Alex Graves, US director of Netflix’s The Diplomat and The West Wing, trusts his colleagues’ viewing tips, and avoids social media.

Alex Graves_Credit Ed Araquel

Source: Ed Araquel

Alex Graves

I watch a movie almost every night. Usually before I go to bed, I’ll put an old film on my laptop — last night it was Casablanca, and it’ll probably be [Zhang Yimou and Yang Fengliang’s 1990] Chinese film Ju Dou tonight. 

I’m not on any social media, but I look at The Criterion Collection website for recommendations. I also listen to The Daily from MPR News [The New York Times’ radio show] to try to keep up with what’s going on in America, and they do a whole thing on art, culture, cinema and music.

I trust the friends I’m working with for recommendations. Recently, I watched Lawrence Of Arabia for the 275th time after we were talking about it, and a documentary on the atomic bomb, The Bomb. Rufus Sewell [star of Graves’ Netflix show The Diplomat] loves film, and we can gab about Godard and lots of types of movies.

Younger people I work with always ask me for films they should watch that they can learn from. The top three I say are The Godfather, The Godfather Part II and Dog Day Afternoon. They don’t make films that operate at that level anymore, and these films remind people that sophistication is possible. Hopefully it will come back, and there will be a broadening of the scope of what gets made.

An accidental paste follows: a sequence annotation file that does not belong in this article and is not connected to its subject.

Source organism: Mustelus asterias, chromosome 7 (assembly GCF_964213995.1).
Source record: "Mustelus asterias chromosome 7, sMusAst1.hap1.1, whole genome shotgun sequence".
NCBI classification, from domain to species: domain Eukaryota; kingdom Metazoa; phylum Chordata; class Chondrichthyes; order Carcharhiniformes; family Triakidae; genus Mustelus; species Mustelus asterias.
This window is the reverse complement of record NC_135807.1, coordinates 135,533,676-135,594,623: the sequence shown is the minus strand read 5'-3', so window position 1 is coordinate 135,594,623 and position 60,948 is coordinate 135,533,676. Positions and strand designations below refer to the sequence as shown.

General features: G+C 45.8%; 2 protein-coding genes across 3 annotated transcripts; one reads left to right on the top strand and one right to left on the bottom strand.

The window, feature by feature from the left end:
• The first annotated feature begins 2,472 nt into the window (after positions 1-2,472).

I love franchise films, but I’d like other genres represented, rather than just sci-fi, superhero or action. Westerns, dramas, screwball comedies, romantic comedies — I miss the way it was when I was growing up, and there were 10 different types of movies you could see [in cinemas] at any weekend. Streaming has become the place where you see other work — it’s where more risk-taking is happening.

My guilty pleasure viewing is Monty Don on [BBC factual series] Gardeners’ World. It became big in America during lockdown. It’s so calm, zen-like and harmless. The world was so crazy, we didn’t need to watch even more crazy.